by Dennis Crouch
The decision in Cheetah Omni is an important reminder regarding implied licenses. The holding solidifies the presumption that a license to a particular patent impliedly includes a license to all parents and continuations that “disclose the same inventions as the licensed patent.” This extends the court’s prior decision in General Protecht Group Inc. v. Leviton Manufacturing Co., 651 F.3d 1355 (Fed. Cir. 2011) and builds upon the parallel doctrine of legal estoppel discussed in AMP Inc. v. US, 389 F.2d 448 (Ct. Cl. 1968) and TransCore, LP v. Elec. Transaction Consultants Corp., 563 F.3d 1271 (Fed. Cir. 2009).
Cheetah Omni LLC v. AT&T Services, Inc. & Ciena Corp. (Fed. Cir. 2020), began when Cheetah sued AT&T for infringing its U.S. Patent 7,522,836 (optical communication networks).
In a prior lawsuit, Cheetah had asserted the ‘714 patent against Ciena and Fujitsu (See family tree above). That lawsuit settled with a license agreement and covenant not to sue — relevant here because Ciena and Fujitsu supply AT&T with the accused infringing devices. The question on appeal: whether the license agreement includes an implied license to the ‘836 patent.
The Ciena/Fujitsu lawsuit centered on the ‘714 patent. The resulting license agreement was directed toward the patent-in suit and also expressly called out certain family patents that were also included in the license:
all parents, provisionals, substitutes, renewals, continuations, continuations-in-part, divisionals, foreign counterparts, reissues, oppositions, continued examinations, reexaminations, and extensions of the Patents-in-Suit … whether filed before, on or after the [License] Effective Date.”
Ciena License Agreement (emphasis added). Although the list of family-members is extensive, it does not include continuations-of-parents or the specific relationship here: a continuation of a continuation of a parent-in-part (or nephew).
The Federal Circuit asks the question as follows:
In personal terms, because the uncle and grandparent of the ’836 patent, are licensed, is the ’836 patent also licensed?
I’ll pause here to note how the Federal Circuit’s question shifts the focus from the way I presented the case above. Although the license agreement discusses everything in relation to the patent-in-suit (the uncle ‘714 patent), the Federal Circuit concludes that an important relationship is the “grandparent” relationship between the ‘836 patent and the ”925 patent, neither of which were the patent in-suit. That shift to the ‘925 patent is important for two reasons (1) we have prior precedent implying a license to grandchildren patents but not to ‘uncles.’ General Protecht; and (2) the linkage between the ‘836 and the uncle ‘714 patent is tenuous because of the continuation-in-part status, whereas the grandchild lineage is straight continuation all the way down. The conclusion here is easy once the focus shifts to the grandparent-grandchild setup.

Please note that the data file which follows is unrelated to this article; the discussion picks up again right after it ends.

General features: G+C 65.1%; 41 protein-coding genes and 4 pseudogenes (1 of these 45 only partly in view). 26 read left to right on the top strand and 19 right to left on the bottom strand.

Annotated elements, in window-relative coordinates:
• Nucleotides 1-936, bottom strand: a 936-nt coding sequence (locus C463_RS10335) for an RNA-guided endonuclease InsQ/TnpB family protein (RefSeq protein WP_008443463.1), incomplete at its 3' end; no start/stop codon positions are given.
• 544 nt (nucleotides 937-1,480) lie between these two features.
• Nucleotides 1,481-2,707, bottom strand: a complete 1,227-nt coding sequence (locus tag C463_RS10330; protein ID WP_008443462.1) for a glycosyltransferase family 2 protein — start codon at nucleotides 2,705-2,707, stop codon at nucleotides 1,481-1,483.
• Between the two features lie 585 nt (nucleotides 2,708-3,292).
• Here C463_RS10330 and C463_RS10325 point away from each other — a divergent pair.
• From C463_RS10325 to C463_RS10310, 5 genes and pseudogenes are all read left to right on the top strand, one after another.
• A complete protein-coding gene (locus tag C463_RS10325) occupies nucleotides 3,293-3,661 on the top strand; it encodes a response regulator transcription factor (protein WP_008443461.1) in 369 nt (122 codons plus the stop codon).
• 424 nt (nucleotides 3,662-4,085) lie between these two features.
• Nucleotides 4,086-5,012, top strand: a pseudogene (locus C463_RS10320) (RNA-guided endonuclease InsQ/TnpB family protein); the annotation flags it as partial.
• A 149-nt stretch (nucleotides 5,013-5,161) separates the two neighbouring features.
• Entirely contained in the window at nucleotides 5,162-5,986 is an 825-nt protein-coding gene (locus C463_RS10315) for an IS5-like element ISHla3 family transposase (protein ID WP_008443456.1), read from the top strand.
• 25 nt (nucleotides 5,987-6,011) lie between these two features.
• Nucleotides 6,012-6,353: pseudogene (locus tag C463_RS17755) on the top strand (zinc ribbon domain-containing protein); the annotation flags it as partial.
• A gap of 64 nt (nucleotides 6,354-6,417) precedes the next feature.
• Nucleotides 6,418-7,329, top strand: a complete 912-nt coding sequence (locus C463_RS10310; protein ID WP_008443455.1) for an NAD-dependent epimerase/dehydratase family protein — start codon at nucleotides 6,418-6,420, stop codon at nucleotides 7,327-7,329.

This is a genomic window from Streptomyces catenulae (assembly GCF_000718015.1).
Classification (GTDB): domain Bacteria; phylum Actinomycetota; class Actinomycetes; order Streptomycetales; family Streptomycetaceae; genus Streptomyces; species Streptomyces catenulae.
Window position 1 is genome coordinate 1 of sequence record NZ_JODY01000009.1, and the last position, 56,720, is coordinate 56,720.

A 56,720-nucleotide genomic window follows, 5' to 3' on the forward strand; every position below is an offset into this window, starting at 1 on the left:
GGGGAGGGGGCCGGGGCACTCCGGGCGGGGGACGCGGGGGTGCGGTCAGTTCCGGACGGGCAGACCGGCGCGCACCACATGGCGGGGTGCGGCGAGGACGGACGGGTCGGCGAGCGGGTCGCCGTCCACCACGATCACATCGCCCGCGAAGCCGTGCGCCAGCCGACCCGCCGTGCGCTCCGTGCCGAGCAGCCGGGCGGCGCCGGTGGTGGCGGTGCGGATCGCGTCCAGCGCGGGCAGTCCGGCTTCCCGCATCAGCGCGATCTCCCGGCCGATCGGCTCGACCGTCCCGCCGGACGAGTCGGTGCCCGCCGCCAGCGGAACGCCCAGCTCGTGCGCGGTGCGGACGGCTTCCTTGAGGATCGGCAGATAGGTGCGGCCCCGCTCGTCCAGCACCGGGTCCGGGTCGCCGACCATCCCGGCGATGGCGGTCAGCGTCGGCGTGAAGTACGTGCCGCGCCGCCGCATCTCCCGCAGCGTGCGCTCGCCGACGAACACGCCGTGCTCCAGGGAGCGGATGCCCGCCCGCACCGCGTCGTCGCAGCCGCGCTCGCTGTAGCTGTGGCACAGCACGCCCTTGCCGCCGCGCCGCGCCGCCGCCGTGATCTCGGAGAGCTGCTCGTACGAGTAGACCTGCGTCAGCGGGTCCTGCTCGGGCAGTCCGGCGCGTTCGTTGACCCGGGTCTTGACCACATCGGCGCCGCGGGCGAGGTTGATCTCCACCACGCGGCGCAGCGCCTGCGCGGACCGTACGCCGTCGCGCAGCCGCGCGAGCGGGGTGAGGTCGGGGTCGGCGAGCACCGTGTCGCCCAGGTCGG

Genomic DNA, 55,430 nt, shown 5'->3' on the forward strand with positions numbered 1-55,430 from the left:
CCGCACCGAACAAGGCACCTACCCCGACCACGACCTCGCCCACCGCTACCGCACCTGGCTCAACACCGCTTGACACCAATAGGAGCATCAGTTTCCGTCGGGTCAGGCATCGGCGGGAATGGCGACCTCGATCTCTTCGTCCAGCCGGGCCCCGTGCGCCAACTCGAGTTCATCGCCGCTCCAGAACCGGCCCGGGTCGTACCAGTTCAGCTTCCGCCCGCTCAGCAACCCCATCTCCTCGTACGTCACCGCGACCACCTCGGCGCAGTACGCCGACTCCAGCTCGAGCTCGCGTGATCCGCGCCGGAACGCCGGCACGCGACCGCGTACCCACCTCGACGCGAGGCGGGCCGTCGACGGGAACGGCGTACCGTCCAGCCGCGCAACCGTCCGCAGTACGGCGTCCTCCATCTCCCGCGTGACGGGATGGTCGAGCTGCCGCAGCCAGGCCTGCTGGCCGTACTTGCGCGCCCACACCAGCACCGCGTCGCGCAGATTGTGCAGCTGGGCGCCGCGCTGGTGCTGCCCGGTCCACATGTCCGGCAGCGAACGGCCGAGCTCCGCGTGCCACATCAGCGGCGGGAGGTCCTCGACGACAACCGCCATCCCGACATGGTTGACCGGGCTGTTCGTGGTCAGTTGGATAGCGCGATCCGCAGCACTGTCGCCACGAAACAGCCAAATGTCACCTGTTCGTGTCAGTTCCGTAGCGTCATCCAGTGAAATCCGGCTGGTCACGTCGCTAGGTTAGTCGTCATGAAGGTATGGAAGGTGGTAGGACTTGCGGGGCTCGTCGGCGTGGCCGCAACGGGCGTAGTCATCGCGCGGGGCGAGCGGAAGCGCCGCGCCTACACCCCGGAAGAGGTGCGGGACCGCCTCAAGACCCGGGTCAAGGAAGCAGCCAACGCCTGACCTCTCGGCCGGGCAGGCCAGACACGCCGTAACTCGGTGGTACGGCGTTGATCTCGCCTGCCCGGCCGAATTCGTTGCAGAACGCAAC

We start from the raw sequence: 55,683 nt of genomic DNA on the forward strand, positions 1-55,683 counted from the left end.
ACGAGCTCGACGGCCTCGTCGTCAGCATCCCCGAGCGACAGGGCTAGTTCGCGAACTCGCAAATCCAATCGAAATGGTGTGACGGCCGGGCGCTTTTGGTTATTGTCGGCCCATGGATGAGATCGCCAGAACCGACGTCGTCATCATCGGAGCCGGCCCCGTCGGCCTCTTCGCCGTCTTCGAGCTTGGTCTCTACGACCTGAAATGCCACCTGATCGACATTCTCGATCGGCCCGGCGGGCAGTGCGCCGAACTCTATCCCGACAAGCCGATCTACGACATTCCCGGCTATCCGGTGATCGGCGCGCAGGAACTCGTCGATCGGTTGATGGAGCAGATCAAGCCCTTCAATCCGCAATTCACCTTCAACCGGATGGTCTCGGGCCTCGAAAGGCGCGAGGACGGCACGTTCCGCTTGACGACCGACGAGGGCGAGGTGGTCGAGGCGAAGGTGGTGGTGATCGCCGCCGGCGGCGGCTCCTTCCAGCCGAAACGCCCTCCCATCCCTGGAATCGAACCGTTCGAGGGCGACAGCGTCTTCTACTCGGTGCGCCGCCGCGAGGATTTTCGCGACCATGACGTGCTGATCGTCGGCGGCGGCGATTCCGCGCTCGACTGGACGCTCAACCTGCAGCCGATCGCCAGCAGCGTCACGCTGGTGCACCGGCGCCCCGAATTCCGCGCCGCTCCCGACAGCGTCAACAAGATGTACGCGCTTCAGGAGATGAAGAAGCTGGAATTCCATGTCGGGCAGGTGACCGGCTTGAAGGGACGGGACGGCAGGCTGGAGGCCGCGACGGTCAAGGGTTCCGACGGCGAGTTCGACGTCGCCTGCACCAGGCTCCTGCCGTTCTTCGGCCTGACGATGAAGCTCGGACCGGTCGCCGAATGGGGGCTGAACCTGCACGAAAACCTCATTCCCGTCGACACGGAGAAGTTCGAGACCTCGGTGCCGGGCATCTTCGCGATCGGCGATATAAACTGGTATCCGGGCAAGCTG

In General Protecht, the Federal Circuit found that a license to particular patent impliedly licensed the grandchild as well (continuation-of-a-continuation) – “because those continuations disclose the same inventions as the licensed patent.” On appeal, the Federal Circuit ruled that the General Protecht reasoning worked here as well:
Applying the presumption established in General Protecht provides a simple and clear resolution in this case. Because the ’925 patent is an expressly licensed patent in the licenses, the licenses also include an implied license to a continuation of its continuation, the ’836 patent. . . . If Cheetah did not intend its license “to extend to claims presented in continuation patents, it had an obligation to make that clear.” General Protecht.
Slip Op. License agreements are contracts typically interpreted under state-law (or foreign law). This particular style implied license appears to fall under federal law in finding that a patentee is legally estopped from claiming no-implied-license. “Legal estoppel prevents licensors from derogating or detracting from definable license rights granted to licensees for valuable consideration.”
Cheetah makes a couple of extra arguments here.
- The ‘836 patent covers a different/narrower invention — Doesn’t matter since “the same inventive subject matter was disclosed in the expressly licensed patents.”
- The parties all knew about the ‘836 patent but didn’t include it — Doesn’t matter because presumption goes against patentee. Further the license included a list of excluded patents and the ‘836 was not on the list.
I’ll note the 2018 decision in Cascades AV LLC v. Evertz Microsystems Ltd., 335 F. Supp. 3d 1088, 1097 (N.D. Ill. 2018) where the district court refused to find an implied license for a divisional. The court noted differences in the claims — however the Federal Circuit here holds (again) that the focus should be on the disclosure. That case was settled though so we don’t know how the Federal Circuit would react.